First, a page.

Media content makes up the majority of the internet and is the prominent source of performance issues. These issues are often overlooked even though they are the most approachable category of performance bottlenecks to fix.
Auditing image performance is often overlooked because we build products on high-end devices that deliver and render images smoothly even when those images are ridiculously heavy.
Unfortunately, a significant percentage of the world end up unable to use your site because they can’t afford to due to:
- Slow internet bandwidth/speed to download large images
- Capped internet usage.
- Low-end computing devices (processors and RAMs).
Performance issues, like I already mentioned, are not difficult to fix. All browsers support “real” responsive image tooling, so you can send the right image dimension to the right device viewport width. Smaller dimensions generally mean small disk size, smaller processing power, and smaller download size.
To optimize, you need to measure first. Here are two ways to measure the render sizes to determine if your images need to be optimized.
Open the website demo or any site with images in Chrome. Right-click on an image and click Inspect Element. The browser will highlight the image in the Elements tab:
Hover on the highlighted image link to show more information about the selected image:
We are interested in the value for the Rendered size and Intrinsic size.
The Rendered size is the portion of the page that the image takes up.
The Intrinsic size is the original size of the image.
I intentionally choose a ridiculously large image for such a small space to illustrate a point. Most of the images you will get from a photographer will be very big and heavy. It is our job as developers to resize and optimize the images.
The image above needs to take up the following space on our page: 321px on the x-axis and 482px on the y-axis. Therefore, the image the browser should download should be roughly between 321px – 450px (x-axis) and 482px – 550px (y-axis). These are ranges I made up to pad the numbers, so anything reasonable works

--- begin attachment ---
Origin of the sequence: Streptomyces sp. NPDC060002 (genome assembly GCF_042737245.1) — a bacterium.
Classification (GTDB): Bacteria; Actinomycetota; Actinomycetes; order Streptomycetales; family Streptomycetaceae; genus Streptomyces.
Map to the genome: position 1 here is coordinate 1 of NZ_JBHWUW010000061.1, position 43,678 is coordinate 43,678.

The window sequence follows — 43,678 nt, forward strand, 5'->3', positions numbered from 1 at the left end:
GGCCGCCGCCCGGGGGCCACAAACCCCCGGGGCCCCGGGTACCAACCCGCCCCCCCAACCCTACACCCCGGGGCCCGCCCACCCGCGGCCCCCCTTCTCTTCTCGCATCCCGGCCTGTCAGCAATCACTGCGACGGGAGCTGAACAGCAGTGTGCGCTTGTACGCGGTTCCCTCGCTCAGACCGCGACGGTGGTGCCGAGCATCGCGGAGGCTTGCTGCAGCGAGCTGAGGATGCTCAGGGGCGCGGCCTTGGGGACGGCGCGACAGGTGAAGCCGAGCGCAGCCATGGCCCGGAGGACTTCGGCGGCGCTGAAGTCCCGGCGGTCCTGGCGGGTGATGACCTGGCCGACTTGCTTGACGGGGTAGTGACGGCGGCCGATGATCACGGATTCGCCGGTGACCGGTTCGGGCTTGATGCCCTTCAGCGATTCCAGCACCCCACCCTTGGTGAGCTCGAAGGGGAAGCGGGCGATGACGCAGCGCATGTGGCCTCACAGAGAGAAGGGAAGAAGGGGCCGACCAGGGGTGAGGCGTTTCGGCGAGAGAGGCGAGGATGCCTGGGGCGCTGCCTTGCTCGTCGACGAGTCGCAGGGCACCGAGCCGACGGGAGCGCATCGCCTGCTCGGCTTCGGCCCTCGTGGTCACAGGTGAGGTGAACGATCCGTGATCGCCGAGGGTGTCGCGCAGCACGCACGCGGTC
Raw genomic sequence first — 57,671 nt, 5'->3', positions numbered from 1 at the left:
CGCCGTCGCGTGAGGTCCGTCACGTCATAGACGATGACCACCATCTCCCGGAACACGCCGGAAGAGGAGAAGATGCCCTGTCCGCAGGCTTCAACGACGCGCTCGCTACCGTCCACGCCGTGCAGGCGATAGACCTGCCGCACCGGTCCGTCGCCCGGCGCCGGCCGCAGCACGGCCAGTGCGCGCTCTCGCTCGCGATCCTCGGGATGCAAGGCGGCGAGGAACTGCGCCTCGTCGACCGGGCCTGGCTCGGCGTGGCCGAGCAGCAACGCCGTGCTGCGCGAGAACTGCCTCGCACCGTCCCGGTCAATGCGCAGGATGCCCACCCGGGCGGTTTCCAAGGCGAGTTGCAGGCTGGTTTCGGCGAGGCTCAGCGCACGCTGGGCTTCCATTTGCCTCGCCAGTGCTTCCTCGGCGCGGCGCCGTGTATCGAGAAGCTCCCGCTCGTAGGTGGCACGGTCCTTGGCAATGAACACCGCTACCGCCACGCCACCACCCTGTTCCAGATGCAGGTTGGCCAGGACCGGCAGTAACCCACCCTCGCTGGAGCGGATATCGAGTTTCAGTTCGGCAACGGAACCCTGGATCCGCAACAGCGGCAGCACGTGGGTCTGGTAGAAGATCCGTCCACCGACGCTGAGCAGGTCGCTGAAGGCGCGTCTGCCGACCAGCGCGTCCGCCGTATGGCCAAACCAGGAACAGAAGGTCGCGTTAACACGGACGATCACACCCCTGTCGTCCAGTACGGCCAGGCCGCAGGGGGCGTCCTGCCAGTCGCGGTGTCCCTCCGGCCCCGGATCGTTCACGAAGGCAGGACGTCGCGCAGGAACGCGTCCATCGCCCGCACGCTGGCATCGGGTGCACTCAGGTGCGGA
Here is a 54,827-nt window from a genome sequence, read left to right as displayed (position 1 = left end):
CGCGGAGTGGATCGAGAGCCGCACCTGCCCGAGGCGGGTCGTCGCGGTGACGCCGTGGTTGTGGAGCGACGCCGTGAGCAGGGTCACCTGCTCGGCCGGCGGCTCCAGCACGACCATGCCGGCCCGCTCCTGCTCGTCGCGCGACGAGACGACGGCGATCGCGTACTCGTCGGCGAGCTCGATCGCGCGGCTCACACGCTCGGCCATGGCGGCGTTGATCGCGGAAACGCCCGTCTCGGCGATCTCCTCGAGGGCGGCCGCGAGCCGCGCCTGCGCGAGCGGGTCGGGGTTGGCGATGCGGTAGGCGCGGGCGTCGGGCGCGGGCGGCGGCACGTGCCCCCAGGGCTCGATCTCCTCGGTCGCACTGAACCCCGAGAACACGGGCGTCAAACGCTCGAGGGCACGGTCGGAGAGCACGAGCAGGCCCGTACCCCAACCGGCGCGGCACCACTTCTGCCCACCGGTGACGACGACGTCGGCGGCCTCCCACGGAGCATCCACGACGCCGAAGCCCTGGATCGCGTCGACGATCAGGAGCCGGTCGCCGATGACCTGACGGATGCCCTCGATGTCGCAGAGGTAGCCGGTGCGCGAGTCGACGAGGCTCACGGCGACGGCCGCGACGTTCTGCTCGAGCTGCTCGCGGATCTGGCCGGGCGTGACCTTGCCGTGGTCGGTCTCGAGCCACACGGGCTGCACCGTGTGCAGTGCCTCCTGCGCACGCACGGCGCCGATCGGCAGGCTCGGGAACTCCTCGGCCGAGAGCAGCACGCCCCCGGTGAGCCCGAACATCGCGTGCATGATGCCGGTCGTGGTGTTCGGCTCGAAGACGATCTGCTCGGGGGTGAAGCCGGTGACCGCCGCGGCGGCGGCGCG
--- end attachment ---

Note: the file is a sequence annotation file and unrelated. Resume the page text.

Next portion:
It is also good to keep in mind that I am assuming that we only have one viewport to serve images. To conditionally render different sizes based on the viewport, please take a look at this MDN article.
Lighthouse has evolved into a handy 360deg tool for auditing performance. While the hover option above gets the job done, it does not inform you whether you are doing things right or wrong. It just tells you the sizes of the image. Running your site through lighthouse will tell you if you need to act on something or if all is good.
In Chrome Dev Tool, click the Lighthouse tab and disable all the items in the Categories section except Performance.
Click the Generate report button and wait for Lighthouse to do its thing. When a report is generated, you should see that we have issues under Properly size images.
Click to expand and take a look at the details of this issue.
You can see all the images that are oversized for their slots. Image number 3 is not here because I intentionally sized it properly to show you that Lighthouse wouldn’t pick it up if it’s appropriately sized.
Here is a link to the demo on CodeSandbox.
The first step to getting optimization right is to measure first. Now you know how to do that for images and performance issues introduced by image sizes. Take some time to explore the Lighthouse and Performance tab and see what more information about your images you may find interesting.